Learning to Play
by Mylos Sonka
Vance Terry (1934-2001) is one of the very finest steel men ever to record both on nonpedal with Billy Jack Wills and pedal work with Jimmy Rivers later. Most of the top steel men I've ever talked to seem to put him on their favorites list as well. After he left Bob Wills in 1955 at the age of 21 to go to college, he never really pursued a music career, but only played for amusement. Fortunately for us he taped a lot of his gigs with Jimmy Rivers at the 23 Club in Brisbane, CA between 1960-64 (Buddy Emmons would come down to the Club to listen and sit in). The photo at the top of the page shows Vance onstage with his Bigsby sometime before May of 1954, when he had Paul Bigsby install two pedals. It is nearly identical to the Bigsby now being played by Lee Jeffries in the Big Sandy band. It is now a jewel in the collection of Bigsby expert Paul Wernick, who has lovingly restored it to its mid-1954 condition.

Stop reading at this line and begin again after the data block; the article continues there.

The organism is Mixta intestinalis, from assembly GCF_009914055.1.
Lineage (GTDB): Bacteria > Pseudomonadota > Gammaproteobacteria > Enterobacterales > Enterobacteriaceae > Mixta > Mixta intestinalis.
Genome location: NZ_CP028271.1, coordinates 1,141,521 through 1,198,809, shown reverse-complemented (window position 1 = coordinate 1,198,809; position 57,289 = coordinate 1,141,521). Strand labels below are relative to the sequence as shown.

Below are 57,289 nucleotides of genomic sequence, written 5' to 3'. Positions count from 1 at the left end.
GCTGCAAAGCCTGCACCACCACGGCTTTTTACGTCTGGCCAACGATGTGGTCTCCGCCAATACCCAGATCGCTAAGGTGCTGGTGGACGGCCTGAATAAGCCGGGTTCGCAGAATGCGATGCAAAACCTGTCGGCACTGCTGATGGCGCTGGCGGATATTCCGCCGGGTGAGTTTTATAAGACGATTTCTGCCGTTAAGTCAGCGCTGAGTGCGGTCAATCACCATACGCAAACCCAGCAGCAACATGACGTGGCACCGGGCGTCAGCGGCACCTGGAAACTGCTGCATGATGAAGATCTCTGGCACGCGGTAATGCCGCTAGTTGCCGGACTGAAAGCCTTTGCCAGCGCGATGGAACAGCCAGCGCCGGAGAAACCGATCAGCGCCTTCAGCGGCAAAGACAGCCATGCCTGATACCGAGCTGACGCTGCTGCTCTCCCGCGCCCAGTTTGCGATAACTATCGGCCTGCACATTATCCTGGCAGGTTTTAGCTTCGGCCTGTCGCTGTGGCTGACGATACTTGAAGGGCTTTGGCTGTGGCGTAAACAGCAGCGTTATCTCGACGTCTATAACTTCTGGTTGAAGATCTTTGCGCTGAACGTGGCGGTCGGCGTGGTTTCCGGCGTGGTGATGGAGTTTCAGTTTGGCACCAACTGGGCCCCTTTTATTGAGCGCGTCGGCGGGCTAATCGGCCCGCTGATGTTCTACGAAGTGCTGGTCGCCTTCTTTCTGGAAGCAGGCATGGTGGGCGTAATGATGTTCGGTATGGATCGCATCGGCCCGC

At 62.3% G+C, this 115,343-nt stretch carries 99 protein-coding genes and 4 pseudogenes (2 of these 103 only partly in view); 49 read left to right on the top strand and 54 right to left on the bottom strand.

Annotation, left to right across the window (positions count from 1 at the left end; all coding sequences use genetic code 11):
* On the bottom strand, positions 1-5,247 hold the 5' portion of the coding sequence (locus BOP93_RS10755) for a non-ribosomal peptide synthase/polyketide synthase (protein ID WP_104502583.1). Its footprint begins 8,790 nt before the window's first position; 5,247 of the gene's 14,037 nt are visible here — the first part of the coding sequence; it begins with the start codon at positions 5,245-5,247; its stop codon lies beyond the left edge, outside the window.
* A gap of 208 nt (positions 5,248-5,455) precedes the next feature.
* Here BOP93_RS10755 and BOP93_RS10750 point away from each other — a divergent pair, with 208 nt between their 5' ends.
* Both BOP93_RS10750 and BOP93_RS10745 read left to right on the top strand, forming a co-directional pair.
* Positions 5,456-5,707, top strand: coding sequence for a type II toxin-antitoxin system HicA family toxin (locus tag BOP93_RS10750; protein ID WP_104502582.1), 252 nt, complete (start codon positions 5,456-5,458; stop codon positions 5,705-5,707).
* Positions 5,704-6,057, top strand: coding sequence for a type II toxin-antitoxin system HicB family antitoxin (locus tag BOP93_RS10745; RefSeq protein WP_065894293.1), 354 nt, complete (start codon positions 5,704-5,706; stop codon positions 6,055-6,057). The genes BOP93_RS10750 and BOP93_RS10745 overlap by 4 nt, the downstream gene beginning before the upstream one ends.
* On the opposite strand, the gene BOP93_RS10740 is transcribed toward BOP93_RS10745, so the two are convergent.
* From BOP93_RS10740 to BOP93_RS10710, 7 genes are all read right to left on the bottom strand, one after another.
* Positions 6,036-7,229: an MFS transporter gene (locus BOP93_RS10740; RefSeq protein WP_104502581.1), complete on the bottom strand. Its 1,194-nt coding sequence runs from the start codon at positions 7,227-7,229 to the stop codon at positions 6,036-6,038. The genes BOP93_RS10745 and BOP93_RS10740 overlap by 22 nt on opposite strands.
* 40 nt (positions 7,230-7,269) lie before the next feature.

Lloyd Taylor (Frankini) was a local bandleader and a good friend of Bob Wills who hired the 16-year-old steel player on the recommendation of Vance's mentor, Herb Remington. "Even as a kid he was playing very advanced," Frankini told me. When Taylor (Frankini) got in hot water with the Musician's local for not hiring a steel man out of the Hall, he told them, "You find me a steel player who's fit to tune that kid's guitar, and I'll hire him!" When Billy Jack Wills' steel player Tommy Varner was drafted in 1951, Vance was recommended to Billy Jack Wills as a replacement. Tiny Moore was less than enthusiastic. As the three of them sat in the office at Wills Point, Frankini said he reassured Tiny that Vance was a quick learner and could remember arrangements. Billy Jack decided to give the kid a try. Years later Tiny Moore said, "Vance Terry was the finest steel player I ever worked with." The band made daily broadcasts on KFBK in Sacramento, advertising their numerous personal appearances all over the west coast. The band transcribed more than 100 numbers for the station to play while they were on tour. These transcriptions were saved by Lloyd Taylor (Frankini), who later gave them to Vance. Joaquin Records has issued one CD of this material, with a second forthcoming sometime this summer. Finally, great news for players and fans - there is a documentary and western swing steel instruction video featuring Vance currently in production in Vermont.
The known recordings of Vance Terry's playing are:
If you have questions, suggestions for improvements, or additional information, please let me know.